FG: I’ll have to go get a cup of tea with her. I think the male characters in my film are well depicted, it’s not like I throw the boys under a bus. They’re very nice, the film isn’t about them, hopefully you’ll tolerate that.
THN: I think we’ll survive, as a gender. There’s a lot of ways the film could be read, for instance some viewers will agree with Emanuel’s stepmother in seeing a sexual frisson between Emanuel and Linda, whereas others will interpret that as merely maternal. Did you have a specific intention?
FG: Well to me, the interplay between those two women has a sexual component, an undercurrent if you will. When you genuinely like someone and you’re a human being, sexuality will play a part in that. There is a sexual element to people liking each other – that doesn’t mean you’re going to act on it or have sex with that person. It just means that I connect to you so much that there is a sexual energy between us and I think that’s fine. That’s part of the layering in the film and possibly some people may be uncomfortable with that and not know where to out it. But that happens in life all the time, and that’s part of the journey.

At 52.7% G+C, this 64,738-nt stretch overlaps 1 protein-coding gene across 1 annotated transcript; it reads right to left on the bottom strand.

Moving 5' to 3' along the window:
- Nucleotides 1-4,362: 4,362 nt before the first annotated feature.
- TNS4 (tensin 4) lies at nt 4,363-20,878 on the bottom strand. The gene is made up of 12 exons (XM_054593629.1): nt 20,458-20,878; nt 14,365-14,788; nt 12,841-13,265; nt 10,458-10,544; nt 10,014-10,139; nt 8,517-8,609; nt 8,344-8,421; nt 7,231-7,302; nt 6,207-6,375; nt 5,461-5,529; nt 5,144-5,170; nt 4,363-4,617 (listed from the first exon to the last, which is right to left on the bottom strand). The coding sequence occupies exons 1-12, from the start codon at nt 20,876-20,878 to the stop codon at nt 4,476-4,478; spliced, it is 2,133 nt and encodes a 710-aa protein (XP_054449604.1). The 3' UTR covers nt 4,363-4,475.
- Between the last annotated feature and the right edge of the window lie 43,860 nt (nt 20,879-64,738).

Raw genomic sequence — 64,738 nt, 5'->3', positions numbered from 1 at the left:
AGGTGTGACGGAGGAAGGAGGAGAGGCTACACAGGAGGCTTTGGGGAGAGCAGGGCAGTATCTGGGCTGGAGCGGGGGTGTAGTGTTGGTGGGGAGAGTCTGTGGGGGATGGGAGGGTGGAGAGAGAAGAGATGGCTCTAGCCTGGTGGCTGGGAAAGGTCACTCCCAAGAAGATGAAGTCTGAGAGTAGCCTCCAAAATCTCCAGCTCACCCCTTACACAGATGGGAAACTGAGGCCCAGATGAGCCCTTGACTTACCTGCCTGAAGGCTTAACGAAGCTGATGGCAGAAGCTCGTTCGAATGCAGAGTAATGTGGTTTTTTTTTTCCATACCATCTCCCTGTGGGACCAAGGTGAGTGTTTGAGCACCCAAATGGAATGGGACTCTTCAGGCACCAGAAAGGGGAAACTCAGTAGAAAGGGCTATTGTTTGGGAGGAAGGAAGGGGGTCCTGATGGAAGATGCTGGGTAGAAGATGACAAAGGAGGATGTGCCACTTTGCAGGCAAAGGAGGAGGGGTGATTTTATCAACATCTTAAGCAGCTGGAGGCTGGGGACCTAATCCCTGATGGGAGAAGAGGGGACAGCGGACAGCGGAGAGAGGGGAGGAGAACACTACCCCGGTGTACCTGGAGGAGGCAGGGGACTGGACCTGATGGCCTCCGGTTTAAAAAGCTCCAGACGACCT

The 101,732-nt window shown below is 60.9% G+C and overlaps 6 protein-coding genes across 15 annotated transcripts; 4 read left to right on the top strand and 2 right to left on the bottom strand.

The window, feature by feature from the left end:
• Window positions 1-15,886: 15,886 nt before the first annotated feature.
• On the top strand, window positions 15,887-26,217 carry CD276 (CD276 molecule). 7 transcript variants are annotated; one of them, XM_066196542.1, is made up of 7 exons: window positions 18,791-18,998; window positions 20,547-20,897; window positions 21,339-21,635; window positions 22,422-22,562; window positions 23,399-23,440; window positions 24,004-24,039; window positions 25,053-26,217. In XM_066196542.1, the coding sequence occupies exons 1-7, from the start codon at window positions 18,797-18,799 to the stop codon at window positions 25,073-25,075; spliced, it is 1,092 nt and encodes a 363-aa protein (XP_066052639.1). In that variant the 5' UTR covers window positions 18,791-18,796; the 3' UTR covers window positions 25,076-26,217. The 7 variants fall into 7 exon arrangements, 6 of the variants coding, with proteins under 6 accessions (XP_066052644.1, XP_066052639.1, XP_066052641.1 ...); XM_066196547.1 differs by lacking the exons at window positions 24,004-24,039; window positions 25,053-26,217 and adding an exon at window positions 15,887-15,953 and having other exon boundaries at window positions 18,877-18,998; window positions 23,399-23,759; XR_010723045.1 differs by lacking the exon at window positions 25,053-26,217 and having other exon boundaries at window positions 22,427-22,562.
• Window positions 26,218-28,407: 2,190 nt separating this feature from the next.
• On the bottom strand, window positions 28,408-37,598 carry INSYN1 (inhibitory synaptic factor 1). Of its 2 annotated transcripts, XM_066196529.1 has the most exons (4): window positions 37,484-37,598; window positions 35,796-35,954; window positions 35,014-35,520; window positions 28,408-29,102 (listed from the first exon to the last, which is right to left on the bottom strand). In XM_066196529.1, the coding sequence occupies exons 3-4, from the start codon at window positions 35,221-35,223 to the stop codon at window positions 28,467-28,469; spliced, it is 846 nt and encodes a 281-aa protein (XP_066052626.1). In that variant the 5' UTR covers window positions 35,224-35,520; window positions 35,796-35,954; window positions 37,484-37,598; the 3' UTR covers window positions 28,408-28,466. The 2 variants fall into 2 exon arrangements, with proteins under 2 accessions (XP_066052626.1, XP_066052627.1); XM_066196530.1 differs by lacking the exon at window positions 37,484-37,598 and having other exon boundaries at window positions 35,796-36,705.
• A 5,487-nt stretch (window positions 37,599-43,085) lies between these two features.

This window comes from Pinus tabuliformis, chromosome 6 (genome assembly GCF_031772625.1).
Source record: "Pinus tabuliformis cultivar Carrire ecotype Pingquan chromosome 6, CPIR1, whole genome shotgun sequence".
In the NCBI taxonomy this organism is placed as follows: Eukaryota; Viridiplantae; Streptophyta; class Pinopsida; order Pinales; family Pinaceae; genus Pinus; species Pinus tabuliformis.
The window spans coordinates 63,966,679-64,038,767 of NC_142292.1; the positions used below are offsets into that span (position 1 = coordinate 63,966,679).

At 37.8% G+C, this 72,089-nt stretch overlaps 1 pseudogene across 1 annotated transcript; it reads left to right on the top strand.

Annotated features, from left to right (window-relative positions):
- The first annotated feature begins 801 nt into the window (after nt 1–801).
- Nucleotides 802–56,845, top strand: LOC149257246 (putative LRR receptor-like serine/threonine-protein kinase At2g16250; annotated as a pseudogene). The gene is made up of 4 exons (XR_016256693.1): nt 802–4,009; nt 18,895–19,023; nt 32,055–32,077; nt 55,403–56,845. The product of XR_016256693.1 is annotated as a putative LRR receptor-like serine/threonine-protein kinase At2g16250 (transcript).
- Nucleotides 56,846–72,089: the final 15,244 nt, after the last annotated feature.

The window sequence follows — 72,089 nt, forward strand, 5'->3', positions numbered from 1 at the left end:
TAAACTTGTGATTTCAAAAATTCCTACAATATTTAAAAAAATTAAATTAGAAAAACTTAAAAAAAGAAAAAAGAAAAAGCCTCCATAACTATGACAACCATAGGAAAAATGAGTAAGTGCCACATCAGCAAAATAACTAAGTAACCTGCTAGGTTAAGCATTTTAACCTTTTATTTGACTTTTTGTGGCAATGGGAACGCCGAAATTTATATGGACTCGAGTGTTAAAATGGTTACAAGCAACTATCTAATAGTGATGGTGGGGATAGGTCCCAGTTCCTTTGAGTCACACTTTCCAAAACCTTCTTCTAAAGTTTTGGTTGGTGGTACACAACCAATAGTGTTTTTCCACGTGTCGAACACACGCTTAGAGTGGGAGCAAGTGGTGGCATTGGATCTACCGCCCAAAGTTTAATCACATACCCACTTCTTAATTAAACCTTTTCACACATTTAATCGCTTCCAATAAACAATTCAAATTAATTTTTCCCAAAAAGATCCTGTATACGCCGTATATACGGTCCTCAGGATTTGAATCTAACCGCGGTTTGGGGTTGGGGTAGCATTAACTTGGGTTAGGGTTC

FG: I’d like to be hired as a director for my next film. I don’t think I’ll ever stop writing my own films, but I really want to get on set more often, so I’m very open to getting hired to direct someone else’s film because I think it’d be an interesting experience for me.
THN: Specifically something you haven’t written?
FG: Yeah, because the last few films I’ve written, produced and directed, and it’s a fuck of a lot of responsibility and takes a lot of time. So I’d like to kick back for a while and just direct, see how that goes.
THN: I’m sure it’ll go very well. Francesca, thank you so much.
FG: Thank you.
EMANUEL AND THE TRUTH ABOUT FISHES IS CURRENTLY PLAYING AT THE SUNDANCE LONDON FILM AND MUSIC FESTIVAL, WHICH RUNS FROM 25-28 APRIL AT THE O2. FOR FURTHER INFORMATION AND TICKETS VISIT: http://www.sundance-london.com